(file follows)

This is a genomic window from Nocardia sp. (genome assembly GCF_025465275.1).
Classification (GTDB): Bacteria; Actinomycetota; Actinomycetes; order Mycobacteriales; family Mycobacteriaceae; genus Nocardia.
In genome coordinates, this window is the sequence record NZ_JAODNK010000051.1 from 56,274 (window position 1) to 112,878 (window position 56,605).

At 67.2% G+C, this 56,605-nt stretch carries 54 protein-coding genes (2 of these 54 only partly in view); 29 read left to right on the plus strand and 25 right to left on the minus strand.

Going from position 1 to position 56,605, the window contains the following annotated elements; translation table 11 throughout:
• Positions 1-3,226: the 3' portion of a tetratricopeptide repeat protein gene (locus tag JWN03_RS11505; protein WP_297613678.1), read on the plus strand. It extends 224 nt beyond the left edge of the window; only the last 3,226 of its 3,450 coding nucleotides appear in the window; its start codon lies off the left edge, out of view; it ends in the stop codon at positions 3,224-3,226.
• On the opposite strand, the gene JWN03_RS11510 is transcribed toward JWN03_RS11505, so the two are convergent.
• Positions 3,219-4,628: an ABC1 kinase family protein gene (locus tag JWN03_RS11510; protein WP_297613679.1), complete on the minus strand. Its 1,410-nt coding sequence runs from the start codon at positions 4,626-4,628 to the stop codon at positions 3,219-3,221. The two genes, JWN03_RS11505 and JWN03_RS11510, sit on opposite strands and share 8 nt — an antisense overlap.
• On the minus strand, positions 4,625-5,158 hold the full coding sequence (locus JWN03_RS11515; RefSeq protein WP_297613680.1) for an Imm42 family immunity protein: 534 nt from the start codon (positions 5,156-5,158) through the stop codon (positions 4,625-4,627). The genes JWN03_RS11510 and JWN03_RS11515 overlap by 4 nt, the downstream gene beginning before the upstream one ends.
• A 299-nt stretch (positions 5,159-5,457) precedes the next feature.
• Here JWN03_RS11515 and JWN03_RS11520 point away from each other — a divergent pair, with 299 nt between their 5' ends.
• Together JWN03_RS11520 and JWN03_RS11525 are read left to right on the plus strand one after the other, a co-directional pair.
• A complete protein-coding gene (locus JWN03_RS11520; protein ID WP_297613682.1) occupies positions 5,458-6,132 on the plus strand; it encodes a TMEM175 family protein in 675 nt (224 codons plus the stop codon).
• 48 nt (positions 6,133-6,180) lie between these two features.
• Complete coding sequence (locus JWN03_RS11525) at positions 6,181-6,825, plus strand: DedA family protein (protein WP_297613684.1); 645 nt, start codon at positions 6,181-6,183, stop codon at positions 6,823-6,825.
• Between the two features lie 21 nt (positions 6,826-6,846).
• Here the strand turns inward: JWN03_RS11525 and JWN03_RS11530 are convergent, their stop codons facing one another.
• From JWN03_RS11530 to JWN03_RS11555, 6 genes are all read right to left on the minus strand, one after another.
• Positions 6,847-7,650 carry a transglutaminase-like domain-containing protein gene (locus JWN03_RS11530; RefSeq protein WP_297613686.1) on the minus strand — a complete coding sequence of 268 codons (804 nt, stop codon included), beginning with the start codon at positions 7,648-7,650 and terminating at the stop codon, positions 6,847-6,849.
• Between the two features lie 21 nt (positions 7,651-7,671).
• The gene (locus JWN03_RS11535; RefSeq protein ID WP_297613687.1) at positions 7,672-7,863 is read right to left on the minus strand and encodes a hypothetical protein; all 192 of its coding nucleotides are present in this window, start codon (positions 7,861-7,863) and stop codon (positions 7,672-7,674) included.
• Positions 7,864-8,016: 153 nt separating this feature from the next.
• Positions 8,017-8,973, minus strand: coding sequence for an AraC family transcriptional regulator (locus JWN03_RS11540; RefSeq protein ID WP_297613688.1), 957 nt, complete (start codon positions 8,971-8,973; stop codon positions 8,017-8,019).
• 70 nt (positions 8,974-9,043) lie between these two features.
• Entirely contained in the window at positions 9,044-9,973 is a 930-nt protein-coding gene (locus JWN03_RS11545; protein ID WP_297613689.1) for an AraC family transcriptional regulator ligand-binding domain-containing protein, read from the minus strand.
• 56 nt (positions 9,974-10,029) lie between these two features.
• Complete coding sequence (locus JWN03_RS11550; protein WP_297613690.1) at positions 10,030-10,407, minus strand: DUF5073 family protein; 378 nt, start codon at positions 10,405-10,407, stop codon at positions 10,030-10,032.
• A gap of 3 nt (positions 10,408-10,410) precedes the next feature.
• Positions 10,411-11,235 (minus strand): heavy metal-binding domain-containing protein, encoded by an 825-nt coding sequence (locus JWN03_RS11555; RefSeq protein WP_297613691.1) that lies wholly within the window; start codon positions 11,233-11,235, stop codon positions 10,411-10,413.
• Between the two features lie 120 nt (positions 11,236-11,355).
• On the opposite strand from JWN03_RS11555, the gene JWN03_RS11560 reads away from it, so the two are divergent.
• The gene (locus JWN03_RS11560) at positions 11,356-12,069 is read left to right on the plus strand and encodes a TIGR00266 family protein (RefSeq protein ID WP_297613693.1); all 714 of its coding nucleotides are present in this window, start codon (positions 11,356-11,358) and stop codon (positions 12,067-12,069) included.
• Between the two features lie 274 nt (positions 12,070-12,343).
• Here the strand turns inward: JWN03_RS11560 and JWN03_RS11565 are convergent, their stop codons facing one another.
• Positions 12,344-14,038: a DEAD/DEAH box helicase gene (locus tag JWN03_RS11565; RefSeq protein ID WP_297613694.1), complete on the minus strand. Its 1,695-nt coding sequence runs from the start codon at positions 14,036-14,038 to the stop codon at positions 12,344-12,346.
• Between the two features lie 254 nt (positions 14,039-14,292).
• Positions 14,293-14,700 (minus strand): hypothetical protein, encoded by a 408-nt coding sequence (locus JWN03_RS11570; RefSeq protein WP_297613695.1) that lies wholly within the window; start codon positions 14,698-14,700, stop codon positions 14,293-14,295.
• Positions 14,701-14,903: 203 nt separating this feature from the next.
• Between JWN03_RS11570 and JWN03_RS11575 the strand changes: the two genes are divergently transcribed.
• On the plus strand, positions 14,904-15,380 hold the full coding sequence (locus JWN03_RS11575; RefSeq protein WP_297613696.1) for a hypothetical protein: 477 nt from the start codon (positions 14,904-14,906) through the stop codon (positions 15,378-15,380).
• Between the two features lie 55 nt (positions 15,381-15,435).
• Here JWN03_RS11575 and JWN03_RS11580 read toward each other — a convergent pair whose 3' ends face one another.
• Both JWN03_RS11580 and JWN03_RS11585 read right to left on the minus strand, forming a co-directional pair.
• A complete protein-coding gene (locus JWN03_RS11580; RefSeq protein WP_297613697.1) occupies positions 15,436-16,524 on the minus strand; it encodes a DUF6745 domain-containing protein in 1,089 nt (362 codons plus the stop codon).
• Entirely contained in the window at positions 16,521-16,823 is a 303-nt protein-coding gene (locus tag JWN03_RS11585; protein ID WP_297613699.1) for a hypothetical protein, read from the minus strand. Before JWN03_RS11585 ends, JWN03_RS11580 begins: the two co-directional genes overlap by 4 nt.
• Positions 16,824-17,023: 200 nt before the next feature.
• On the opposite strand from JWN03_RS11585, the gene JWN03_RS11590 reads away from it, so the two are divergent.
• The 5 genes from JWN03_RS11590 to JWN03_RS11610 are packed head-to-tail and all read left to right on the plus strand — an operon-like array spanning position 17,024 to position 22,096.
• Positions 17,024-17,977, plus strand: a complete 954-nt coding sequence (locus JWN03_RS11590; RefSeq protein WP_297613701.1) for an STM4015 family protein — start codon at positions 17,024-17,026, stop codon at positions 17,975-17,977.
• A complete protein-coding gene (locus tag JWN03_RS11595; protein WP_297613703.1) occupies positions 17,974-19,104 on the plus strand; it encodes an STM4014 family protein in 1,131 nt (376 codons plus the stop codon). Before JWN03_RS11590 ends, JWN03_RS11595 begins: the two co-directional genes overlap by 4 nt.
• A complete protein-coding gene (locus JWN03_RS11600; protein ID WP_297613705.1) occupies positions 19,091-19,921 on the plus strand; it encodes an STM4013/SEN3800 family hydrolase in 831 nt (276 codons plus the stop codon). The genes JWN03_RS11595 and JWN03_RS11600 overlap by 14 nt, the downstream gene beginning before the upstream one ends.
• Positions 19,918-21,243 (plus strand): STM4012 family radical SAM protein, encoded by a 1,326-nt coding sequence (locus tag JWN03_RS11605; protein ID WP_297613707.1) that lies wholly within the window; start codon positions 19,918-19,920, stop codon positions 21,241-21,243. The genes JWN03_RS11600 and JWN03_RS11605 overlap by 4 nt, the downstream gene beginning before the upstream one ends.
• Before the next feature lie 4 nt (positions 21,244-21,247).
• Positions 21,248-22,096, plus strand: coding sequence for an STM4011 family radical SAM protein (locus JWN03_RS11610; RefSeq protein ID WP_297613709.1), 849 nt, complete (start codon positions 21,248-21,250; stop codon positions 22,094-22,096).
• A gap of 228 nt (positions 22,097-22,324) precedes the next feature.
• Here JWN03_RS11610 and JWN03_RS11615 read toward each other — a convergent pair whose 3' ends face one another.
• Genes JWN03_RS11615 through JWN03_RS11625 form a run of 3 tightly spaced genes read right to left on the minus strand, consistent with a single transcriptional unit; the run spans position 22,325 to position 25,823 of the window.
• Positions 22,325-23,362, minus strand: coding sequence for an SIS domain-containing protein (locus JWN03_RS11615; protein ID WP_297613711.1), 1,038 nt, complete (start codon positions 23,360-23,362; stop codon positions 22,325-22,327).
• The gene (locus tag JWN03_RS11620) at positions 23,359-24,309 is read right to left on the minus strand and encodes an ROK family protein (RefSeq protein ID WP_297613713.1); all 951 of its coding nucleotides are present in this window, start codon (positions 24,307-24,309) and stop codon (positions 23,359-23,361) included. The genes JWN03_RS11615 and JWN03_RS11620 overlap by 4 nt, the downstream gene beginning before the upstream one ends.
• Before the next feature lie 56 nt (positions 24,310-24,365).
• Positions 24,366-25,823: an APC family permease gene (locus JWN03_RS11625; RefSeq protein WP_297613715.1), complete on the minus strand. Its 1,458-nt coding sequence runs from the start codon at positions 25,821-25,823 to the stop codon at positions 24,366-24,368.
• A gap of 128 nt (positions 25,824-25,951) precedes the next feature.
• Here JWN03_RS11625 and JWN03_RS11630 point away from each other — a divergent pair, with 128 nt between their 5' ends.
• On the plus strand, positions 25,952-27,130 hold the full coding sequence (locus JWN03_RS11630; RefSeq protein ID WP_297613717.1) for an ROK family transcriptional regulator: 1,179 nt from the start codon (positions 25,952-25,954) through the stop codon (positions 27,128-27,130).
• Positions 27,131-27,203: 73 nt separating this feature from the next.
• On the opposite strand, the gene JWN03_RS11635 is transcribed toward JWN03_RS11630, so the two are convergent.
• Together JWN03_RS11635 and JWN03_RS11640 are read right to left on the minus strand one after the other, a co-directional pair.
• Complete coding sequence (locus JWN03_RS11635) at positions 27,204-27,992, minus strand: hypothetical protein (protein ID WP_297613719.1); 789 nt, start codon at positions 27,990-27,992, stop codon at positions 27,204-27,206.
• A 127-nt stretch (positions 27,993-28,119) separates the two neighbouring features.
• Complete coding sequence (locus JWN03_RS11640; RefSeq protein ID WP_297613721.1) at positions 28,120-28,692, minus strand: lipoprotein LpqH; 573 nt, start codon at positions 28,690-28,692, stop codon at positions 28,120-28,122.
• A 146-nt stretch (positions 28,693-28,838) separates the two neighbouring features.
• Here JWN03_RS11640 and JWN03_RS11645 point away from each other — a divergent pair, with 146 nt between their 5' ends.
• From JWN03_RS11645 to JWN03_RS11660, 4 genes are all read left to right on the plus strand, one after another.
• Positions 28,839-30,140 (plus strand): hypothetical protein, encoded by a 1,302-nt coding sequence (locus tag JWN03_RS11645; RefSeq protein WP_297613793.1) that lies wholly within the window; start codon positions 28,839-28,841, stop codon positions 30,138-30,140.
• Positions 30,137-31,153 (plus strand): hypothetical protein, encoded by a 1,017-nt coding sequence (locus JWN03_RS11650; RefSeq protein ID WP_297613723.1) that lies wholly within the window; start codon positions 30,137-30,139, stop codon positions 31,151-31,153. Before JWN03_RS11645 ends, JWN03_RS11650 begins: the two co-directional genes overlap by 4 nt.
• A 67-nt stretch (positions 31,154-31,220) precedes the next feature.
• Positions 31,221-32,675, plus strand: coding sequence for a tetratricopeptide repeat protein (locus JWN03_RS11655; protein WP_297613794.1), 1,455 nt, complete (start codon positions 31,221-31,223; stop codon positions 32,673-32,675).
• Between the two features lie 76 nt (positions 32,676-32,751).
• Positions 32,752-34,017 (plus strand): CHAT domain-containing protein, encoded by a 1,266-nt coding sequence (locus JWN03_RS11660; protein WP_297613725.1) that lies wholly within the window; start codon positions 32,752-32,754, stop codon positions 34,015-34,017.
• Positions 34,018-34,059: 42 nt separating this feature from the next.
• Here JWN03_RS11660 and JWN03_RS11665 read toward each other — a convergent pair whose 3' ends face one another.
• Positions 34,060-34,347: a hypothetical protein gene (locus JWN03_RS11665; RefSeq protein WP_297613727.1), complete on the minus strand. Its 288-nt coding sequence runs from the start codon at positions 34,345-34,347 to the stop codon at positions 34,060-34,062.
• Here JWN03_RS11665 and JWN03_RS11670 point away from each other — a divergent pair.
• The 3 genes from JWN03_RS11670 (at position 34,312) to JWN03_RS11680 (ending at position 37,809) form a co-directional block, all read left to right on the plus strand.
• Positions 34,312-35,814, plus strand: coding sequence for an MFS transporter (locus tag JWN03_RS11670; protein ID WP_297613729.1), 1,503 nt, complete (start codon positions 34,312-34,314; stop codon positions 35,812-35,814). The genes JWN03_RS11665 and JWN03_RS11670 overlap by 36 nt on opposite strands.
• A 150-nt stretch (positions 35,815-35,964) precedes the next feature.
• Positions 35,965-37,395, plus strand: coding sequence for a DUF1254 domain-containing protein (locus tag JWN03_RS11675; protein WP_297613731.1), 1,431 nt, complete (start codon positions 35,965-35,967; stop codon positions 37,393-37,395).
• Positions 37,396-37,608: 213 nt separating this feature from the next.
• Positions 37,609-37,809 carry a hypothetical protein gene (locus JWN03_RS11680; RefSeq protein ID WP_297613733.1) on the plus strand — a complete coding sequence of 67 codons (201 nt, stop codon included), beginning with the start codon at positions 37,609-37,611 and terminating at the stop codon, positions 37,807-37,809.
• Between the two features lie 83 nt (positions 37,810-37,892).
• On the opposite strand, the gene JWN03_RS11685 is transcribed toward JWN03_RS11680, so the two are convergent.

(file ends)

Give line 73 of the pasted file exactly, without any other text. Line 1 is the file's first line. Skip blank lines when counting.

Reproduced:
• From JWN03_RS11645 to JWN03_RS11660, 4 genes are all read left to right on the plus strand, one after another.